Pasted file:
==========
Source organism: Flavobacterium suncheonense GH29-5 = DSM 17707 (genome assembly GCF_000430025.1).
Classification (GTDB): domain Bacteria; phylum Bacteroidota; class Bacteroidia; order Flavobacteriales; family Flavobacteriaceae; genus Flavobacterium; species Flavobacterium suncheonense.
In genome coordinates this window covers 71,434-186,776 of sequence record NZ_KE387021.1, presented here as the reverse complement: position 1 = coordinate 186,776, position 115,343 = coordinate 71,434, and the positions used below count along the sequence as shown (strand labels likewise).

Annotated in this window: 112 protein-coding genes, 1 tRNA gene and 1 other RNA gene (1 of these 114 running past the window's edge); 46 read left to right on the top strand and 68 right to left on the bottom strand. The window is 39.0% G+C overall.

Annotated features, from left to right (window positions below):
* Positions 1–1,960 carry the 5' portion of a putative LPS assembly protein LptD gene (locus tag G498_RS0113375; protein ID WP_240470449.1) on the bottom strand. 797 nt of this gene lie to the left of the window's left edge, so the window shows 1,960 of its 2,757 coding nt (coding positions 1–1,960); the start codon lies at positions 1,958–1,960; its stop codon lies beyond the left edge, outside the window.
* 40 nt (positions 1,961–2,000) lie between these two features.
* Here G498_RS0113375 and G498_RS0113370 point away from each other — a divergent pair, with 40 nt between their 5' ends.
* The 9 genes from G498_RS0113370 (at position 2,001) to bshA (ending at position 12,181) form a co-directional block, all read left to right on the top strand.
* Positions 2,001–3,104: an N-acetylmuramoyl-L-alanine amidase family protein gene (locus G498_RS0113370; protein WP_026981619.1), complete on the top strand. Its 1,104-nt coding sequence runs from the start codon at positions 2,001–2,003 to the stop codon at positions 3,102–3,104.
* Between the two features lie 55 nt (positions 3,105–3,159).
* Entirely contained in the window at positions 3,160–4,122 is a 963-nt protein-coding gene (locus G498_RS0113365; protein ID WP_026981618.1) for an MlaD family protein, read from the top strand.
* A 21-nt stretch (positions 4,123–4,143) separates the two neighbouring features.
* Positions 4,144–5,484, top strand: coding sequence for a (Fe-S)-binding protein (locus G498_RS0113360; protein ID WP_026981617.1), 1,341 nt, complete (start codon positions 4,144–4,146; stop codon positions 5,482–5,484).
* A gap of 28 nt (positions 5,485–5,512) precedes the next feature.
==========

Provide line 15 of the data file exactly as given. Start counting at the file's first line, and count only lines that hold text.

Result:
* A gap of 28 nt (positions 5,485–5,512) precedes the next feature.